Purpose of Arakaki case is to eliminate discrimination
By Earl Arakaki
We, the plaintiffs in the so-called Arakaki case, are constantly asked why we have filed suit to eliminate the Office of Hawaiian Affairs and the Hawaiian Homes Commission Act. Are we trying to harm native Hawaiians?
The 15 plaintiffs in the Arakaki lawsuit are: Toby Kravet
Sandra P. Burgess
Brian L. Clarke
Allen H. Teshima
Robert M. Chapman
The 15 plaintiffs in the Arakaki lawsuit are:
This article attempts to explain what we are doing, and why. The court action by the Arakaki plaintiffs seeks only to eliminate the racial discrimination that is dividing Hawai'i's people. It seeks to do this in a way that is fair to the existing homesteaders, and fair and timely to all of us.
Hawai'i, like every other part of the United States, has people in need. We support government action to help these people. But the goals of OHA and the homes commission, both agencies of our state government, seek only to help people with a drop of Hawaiian blood, leaving out other people with the same needs. Everyone in need should have the same chance to get government help, regardless of his or her ancestry.
What OHA and the commission are doing violates the Constitution, which is why we are fighting them in court, but what they are doing also violates the most basic concepts of fairness and public morality as the racial division between our fellow citizens gets deeper. No good can come of this, and we believe the majority of Hawai'i's people don't want to see it happen.
There is also no reason for it. Nothing about Hawai'i's past or present justifies denying government aid to one modern-day applicant and giving it to another solely because of somebody's ancestry. That's not justice for anyone.
Nothing in Hawai'i's past or present deprives today's Hawaiians of the same rights and the same opportunities that other citizens have to develop themselves, to take pride in their cultural traditions, and to succeed in their chosen endeavors.
Indeed, this has been true for generations: When the subjects of the monarchy became citizens of the United States, they used their voting power to dominate the legislature and our highest elective offices until World War II. They didn't need racial discrimination to do this. They don't need it now.
The following paragraphs summarize our purpose:
Hawai'i is the only state in the nation that gives homesteads from its public lands and distributes public revenues exclusively to individuals of one ancestry. This is racial discrimination, and it violates the U.S. Constitution.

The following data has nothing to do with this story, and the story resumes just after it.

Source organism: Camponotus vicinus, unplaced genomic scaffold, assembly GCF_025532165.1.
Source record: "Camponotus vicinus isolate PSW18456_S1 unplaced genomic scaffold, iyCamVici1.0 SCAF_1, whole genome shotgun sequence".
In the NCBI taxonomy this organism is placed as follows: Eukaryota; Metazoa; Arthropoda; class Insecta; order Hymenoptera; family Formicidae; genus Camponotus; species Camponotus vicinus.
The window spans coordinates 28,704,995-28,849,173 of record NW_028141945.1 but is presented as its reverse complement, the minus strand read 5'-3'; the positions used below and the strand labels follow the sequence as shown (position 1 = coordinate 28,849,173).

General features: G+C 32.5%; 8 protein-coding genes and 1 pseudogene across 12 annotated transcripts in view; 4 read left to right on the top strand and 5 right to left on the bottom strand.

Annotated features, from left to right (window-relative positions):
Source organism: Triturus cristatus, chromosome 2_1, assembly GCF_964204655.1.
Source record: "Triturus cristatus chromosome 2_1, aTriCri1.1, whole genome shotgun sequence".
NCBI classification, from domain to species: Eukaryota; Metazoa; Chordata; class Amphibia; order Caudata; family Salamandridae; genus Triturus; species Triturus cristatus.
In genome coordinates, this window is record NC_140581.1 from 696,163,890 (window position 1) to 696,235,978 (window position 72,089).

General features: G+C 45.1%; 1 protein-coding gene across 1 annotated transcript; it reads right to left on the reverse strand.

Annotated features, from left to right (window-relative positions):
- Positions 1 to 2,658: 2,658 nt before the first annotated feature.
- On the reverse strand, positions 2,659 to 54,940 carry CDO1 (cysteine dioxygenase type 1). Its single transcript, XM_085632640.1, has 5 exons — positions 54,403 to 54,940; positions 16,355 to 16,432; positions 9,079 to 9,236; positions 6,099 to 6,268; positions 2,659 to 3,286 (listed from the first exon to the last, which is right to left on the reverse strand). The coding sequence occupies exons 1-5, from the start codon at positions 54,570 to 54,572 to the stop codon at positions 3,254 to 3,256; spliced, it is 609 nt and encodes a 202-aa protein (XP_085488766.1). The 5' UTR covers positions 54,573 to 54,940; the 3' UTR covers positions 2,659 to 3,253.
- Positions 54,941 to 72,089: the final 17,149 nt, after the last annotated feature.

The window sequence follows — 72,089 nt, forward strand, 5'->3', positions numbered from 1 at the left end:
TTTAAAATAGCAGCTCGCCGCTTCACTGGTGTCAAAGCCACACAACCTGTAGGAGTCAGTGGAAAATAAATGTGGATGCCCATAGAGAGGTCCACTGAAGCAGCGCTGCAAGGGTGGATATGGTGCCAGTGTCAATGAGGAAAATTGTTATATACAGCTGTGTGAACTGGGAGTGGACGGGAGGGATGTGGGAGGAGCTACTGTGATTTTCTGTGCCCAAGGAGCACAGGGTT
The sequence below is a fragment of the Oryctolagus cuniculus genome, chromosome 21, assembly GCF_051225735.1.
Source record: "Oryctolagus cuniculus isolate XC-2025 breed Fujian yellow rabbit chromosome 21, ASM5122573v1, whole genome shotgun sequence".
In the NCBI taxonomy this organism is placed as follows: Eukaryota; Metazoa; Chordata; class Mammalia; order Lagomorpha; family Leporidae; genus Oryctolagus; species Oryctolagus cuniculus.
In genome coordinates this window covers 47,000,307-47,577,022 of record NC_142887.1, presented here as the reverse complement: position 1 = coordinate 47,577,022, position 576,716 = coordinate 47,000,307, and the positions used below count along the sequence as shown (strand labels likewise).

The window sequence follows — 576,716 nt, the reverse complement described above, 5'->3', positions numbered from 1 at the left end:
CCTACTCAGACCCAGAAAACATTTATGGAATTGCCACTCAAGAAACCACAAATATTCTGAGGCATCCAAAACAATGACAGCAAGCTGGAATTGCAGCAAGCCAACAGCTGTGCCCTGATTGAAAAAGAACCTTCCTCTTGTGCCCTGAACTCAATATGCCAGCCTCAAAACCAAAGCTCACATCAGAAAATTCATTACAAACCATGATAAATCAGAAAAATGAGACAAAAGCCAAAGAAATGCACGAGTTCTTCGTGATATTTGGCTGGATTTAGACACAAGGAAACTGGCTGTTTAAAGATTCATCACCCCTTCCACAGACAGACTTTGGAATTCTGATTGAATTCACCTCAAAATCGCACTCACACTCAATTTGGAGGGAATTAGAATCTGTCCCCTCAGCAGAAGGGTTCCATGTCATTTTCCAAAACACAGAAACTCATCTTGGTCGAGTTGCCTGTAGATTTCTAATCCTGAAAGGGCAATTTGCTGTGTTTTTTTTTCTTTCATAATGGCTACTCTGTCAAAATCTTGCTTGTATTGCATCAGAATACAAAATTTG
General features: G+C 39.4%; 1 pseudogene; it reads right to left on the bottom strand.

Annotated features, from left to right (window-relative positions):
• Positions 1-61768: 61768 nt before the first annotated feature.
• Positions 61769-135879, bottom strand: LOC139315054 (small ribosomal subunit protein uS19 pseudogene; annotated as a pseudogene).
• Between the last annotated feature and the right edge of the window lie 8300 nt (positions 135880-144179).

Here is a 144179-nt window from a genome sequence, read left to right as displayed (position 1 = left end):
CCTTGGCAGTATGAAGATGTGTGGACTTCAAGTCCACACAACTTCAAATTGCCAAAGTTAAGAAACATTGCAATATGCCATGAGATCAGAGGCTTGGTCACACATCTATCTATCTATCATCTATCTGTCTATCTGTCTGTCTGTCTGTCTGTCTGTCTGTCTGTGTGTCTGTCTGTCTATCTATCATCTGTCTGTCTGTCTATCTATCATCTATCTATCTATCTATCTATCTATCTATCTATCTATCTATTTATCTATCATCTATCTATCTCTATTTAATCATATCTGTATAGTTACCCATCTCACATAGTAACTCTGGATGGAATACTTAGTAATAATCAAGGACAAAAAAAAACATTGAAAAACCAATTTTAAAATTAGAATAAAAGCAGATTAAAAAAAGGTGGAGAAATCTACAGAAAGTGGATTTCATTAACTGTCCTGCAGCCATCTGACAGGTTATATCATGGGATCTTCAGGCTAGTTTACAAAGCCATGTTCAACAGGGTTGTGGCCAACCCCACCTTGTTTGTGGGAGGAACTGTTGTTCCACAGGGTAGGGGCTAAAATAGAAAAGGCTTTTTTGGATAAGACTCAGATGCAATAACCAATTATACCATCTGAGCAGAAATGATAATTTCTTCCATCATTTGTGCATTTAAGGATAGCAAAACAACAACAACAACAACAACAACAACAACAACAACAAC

These discriminatory acts by Hawaiian Homes and OHA are unfair to all taxpayers of other ethnic backgrounds who pay the costs but are excluded from sharing the benefits. They are unfair to Hawaiians electing to be free of racial programs. They diminish Hawaiians and hold them down by making them wards of the state and treating them like children incapable of handling their own affairs.
We understand the emotions that fuel demands for distributions based on race, but in the end there can be no arguments that justify violations of the U.S. Constitution.
This Arakaki case will affect the social and economic well-being of our state and its people, and therefore it should be heard quickly and efficiently. Only the courts can give us a conclusive answer to the constitutional question of whether hundreds of millions of taxpayers dollars can legally be given away to citizens of just one race. We all need that answer, and we need it now.
All 15 plaintiffs are residents, citizens and taxpayers of the state of Hawai'i and the United States. Ten of them were born and reared in Hawai'i. Five of those have at least one ancestor born in the kingdom of Hawai'i. Included among the plaintiffs are people of Japanese, English, Filipino, Portuguese, Hawaiian, Irish, Chinese, Scottish, Polish, Jewish, Ukrainian, Byelorussian, German, Spanish, Okinawan, Dutch, French and other ancestries.
Earl Arakaki is the lead plaintiff. He wrote this with the approval of, and on behalf of, all the plaintiffs.